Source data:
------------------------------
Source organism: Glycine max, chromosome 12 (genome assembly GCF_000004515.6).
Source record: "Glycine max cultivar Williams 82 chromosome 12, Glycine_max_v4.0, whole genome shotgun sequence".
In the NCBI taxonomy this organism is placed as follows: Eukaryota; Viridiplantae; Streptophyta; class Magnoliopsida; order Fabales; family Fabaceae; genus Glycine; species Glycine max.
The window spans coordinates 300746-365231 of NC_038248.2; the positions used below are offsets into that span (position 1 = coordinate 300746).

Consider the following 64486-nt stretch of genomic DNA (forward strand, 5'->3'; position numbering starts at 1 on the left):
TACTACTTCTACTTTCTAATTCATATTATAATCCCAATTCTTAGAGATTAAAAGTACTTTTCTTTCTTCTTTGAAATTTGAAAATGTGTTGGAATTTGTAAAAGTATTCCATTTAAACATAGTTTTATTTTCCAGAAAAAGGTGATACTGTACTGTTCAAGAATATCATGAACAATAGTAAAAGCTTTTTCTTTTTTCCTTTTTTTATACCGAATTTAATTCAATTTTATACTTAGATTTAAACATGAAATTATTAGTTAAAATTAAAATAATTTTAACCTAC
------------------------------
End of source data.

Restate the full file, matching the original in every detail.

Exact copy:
Source organism: Glycine max, chromosome 12 (genome assembly GCF_000004515.6).
Source record: "Glycine max cultivar Williams 82 chromosome 12, Glycine_max_v4.0, whole genome shotgun sequence".
In the NCBI taxonomy this organism is placed as follows: Eukaryota; Viridiplantae; Streptophyta; class Magnoliopsida; order Fabales; family Fabaceae; genus Glycine; species Glycine max.
The window spans coordinates 300746-365231 of NC_038248.2; the positions used below are offsets into that span (position 1 = coordinate 300746).

Consider the following 64486-nt stretch of genomic DNA (forward strand, 5'->3'; position numbering starts at 1 on the left):
TACTACTTCTACTTTCTAATTCATATTATAATCCCAATTCTTAGAGATTAAAAGTACTTTTCTTTCTTCTTTGAAATTTGAAAATGTGTTGGAATTTGTAAAAGTATTCCATTTAAACATAGTTTTATTTTCCAGAAAAAGGTGATACTGTACTGTTCAAGAATATCATGAACAATAGTAAAAGCTTTTTCTTTTTTCCTTTTTTTATACCGAATTTAATTCAATTTTATACTTAGATTTAAACATGAAATTATTAGTTAAAATTAAAATAATTTTAACCTAC